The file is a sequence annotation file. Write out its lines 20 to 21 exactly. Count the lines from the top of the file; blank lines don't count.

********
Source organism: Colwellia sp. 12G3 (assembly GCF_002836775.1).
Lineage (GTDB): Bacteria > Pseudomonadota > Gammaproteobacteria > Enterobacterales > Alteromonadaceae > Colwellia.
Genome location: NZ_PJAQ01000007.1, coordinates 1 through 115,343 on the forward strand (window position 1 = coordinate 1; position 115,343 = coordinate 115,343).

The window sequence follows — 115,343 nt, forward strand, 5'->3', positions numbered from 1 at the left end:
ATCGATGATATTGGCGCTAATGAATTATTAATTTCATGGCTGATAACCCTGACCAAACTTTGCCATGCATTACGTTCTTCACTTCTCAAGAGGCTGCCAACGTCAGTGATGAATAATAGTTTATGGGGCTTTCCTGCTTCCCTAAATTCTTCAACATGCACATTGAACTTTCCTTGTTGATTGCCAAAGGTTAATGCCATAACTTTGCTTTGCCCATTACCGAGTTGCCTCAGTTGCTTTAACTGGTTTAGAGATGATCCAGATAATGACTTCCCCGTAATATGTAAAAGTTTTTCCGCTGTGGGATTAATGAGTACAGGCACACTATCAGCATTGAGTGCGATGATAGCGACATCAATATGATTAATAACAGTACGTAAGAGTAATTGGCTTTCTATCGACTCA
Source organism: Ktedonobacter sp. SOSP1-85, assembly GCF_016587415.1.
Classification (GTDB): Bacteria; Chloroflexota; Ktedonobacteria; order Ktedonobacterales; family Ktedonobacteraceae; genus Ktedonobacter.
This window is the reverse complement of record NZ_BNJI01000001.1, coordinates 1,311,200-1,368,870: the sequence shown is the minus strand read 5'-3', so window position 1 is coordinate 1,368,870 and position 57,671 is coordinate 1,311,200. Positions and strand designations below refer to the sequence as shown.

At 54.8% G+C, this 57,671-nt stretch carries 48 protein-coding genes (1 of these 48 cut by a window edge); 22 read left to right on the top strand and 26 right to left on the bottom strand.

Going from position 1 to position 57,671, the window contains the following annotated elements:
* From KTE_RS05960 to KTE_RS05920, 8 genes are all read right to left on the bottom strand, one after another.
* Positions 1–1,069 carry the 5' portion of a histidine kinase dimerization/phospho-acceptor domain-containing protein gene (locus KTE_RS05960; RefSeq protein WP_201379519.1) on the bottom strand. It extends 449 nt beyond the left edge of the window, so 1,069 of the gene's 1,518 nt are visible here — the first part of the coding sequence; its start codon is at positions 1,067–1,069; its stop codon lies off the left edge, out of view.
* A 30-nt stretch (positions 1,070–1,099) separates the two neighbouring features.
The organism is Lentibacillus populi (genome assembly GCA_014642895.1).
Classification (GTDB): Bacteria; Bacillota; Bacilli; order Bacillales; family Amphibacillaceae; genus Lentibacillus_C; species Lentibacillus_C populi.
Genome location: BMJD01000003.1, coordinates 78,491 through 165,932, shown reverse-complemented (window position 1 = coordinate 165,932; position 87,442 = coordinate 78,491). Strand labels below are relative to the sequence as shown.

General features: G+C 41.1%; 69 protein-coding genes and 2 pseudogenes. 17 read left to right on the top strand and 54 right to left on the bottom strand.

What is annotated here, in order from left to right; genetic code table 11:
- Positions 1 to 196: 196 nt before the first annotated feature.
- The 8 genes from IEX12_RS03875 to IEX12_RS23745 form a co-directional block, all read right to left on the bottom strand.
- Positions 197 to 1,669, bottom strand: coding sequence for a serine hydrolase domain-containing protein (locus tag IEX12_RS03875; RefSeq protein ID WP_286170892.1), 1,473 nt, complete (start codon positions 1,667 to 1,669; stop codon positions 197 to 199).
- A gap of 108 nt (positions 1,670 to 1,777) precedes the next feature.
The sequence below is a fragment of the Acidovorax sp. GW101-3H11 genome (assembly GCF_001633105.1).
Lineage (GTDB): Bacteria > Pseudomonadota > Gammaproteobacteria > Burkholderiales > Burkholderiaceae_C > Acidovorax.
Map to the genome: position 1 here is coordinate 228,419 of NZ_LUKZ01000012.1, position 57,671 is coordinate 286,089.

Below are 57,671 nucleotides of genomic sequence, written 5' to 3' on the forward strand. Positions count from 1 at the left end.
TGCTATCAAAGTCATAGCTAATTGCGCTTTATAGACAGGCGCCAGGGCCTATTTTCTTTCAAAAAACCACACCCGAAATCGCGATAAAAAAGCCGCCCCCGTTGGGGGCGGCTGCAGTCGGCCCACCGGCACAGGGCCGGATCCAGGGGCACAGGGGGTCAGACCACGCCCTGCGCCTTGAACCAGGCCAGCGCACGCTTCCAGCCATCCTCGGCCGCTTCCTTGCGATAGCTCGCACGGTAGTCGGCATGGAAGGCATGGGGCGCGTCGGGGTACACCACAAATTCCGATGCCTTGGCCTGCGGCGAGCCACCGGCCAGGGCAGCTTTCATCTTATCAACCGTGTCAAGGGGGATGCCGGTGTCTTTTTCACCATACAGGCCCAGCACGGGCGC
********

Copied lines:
- The 8 genes from IEX12_RS03875 to IEX12_RS23745 form a co-directional block, all read right to left on the bottom strand.
- Positions 197 to 1,669, bottom strand: coding sequence for a serine hydrolase domain-containing protein (locus tag IEX12_RS03875; RefSeq protein ID WP_286170892.1), 1,473 nt, complete (start codon positions 1,667 to 1,669; stop codon positions 197 to 199).